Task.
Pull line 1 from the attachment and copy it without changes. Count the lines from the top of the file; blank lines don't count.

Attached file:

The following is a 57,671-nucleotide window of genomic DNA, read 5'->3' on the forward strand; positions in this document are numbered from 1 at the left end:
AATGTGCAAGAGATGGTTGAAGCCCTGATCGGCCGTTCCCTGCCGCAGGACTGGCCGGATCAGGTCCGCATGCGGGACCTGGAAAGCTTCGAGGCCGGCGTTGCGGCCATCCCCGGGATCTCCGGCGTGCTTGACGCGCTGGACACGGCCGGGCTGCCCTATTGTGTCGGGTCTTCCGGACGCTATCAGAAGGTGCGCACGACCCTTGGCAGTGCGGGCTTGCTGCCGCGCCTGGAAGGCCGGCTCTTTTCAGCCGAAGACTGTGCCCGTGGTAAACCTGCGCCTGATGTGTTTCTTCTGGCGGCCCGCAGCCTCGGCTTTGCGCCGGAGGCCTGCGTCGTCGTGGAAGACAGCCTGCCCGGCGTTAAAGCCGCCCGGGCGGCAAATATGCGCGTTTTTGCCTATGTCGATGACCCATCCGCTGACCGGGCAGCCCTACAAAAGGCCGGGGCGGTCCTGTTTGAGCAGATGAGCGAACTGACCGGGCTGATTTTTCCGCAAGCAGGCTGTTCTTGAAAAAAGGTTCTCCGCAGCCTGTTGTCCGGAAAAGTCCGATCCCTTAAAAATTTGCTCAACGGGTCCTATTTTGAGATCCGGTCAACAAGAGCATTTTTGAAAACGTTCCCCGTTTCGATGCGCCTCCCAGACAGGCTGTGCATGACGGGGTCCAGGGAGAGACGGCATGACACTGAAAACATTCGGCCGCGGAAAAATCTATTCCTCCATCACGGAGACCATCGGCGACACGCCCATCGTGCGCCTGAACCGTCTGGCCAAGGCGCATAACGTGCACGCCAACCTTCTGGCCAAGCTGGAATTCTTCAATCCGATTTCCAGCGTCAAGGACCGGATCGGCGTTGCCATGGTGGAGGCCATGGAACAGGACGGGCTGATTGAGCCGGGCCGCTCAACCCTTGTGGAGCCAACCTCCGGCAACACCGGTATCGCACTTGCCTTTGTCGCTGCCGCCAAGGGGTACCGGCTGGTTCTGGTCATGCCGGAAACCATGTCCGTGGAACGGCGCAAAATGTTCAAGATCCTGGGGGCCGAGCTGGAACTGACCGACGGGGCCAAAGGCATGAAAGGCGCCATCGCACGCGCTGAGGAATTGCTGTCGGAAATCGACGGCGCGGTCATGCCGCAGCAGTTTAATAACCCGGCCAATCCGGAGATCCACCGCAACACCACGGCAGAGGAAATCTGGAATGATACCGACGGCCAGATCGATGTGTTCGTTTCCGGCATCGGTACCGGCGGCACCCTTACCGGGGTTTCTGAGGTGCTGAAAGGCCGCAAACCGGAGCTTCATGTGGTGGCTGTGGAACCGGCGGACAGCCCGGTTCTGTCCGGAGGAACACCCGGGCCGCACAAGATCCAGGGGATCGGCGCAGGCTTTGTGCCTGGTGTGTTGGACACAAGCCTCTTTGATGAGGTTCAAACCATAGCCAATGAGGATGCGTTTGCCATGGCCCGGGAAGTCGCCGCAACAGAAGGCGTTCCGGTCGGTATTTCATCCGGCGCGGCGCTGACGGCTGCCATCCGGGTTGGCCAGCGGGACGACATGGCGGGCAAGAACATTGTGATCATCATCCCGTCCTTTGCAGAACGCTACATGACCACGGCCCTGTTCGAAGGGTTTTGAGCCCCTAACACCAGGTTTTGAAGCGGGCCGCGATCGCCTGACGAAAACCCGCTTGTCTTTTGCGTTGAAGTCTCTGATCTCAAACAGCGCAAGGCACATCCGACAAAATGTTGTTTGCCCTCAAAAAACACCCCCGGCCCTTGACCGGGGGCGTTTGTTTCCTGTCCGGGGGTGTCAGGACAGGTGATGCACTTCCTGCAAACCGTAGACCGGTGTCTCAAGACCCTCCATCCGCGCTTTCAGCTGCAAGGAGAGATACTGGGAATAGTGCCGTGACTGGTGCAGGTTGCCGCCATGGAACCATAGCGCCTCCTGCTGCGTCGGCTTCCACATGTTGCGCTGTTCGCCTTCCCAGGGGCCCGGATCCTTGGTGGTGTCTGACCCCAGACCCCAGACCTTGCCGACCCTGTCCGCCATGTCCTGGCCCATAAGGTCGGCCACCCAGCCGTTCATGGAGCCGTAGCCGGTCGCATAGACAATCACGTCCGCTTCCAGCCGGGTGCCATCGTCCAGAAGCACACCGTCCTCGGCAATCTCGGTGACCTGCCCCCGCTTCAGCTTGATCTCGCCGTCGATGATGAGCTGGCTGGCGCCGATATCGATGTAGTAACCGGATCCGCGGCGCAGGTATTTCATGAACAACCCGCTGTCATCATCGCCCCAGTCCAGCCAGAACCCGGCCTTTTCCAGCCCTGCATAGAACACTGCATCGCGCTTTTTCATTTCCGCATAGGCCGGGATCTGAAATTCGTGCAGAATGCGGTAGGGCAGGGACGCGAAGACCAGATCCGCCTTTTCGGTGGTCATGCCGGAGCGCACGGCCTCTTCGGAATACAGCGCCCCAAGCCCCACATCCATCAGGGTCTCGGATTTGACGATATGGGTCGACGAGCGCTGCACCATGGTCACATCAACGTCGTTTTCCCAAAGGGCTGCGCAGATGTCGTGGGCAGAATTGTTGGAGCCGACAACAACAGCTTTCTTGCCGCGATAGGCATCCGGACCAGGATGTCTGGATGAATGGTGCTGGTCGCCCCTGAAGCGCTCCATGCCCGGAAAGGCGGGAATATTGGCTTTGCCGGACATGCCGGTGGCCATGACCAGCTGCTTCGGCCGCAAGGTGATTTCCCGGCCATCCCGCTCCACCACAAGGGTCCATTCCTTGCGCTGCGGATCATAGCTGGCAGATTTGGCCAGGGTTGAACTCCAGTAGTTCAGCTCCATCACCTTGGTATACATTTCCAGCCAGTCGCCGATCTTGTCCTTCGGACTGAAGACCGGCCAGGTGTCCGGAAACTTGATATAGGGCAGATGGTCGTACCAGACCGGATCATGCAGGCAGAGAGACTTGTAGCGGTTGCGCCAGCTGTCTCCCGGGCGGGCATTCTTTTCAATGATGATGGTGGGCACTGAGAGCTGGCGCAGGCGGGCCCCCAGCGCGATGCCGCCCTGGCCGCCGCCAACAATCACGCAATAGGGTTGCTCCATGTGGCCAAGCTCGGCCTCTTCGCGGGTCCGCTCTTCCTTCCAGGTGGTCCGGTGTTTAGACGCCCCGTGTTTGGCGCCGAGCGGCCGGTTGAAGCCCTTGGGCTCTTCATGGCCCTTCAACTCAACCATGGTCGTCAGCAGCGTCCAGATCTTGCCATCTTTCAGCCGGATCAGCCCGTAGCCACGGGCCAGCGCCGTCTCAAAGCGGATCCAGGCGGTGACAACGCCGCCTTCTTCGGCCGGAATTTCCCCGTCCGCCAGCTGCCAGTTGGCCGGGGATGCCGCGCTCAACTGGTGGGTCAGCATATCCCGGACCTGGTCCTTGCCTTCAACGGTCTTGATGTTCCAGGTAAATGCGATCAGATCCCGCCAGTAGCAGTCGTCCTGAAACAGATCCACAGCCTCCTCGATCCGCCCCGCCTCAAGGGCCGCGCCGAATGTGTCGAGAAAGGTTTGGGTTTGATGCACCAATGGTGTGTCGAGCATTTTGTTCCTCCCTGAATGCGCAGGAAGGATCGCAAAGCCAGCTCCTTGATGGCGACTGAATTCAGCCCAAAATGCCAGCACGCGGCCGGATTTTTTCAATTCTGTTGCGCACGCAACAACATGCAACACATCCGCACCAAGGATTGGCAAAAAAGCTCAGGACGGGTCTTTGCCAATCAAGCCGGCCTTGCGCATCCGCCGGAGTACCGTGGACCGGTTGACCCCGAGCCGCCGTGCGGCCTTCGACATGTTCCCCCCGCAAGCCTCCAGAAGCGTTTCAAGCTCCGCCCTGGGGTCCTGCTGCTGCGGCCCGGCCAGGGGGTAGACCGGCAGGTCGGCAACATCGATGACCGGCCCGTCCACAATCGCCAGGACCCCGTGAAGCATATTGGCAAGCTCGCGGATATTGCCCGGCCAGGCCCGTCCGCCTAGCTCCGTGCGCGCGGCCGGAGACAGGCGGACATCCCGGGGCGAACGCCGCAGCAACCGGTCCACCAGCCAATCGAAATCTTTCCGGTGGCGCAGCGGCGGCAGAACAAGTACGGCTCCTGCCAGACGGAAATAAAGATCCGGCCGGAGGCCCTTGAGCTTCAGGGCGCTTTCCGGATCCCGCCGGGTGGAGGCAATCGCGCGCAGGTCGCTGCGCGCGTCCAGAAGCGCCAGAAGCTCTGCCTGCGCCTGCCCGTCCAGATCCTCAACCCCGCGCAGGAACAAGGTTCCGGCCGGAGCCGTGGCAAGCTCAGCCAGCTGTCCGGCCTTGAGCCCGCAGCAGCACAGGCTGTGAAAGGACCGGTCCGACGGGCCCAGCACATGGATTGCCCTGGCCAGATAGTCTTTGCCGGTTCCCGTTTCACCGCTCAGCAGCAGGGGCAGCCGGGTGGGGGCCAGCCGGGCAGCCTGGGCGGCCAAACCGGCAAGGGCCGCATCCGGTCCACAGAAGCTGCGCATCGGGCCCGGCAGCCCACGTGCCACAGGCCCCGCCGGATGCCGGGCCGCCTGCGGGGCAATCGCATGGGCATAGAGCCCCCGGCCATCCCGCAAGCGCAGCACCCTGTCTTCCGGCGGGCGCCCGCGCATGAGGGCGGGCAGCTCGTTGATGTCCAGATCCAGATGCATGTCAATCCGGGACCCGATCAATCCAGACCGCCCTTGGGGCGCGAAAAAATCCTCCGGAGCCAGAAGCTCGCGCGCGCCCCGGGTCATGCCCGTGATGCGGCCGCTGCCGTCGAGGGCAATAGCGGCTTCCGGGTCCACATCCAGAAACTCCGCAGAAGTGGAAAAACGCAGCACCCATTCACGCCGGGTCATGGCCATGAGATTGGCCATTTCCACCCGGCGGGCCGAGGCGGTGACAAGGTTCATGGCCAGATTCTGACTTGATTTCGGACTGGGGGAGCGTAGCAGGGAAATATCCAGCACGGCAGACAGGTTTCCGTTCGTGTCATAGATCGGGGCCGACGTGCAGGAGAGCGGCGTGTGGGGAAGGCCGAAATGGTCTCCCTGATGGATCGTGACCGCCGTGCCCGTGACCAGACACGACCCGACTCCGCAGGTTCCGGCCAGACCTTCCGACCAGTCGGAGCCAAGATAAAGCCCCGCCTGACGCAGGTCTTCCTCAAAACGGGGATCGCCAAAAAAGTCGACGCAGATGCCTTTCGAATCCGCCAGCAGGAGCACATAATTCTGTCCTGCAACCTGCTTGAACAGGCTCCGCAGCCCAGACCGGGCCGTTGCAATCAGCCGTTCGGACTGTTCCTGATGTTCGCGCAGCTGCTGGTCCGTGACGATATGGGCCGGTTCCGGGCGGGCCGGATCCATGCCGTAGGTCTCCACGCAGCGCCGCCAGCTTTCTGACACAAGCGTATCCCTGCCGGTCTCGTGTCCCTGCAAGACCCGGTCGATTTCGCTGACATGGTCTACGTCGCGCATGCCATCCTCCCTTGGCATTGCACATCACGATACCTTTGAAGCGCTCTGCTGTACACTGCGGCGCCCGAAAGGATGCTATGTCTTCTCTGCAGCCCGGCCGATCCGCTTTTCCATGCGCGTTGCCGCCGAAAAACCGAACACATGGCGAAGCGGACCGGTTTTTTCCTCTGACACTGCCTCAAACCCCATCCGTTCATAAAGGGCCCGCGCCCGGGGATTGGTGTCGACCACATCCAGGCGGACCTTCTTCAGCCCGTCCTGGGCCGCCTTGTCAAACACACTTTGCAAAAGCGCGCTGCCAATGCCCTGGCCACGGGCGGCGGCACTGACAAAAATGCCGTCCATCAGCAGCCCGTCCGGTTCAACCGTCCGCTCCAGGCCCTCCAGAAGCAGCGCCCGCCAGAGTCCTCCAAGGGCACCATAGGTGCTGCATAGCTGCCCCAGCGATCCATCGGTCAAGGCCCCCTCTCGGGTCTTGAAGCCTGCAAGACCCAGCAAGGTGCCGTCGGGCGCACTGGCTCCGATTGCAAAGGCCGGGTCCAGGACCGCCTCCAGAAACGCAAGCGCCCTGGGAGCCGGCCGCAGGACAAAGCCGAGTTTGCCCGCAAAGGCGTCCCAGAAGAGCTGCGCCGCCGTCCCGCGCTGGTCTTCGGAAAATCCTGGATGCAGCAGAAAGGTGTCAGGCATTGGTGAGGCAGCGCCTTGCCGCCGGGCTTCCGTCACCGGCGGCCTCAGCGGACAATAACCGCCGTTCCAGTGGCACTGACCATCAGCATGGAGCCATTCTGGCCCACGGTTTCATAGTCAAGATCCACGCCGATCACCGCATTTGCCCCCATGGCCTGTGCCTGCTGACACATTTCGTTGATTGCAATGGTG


The following is a 57,671-nucleotide window of genomic DNA, read 5'->3' on the forward strand; positions in this document are numbered from 1 at the left end: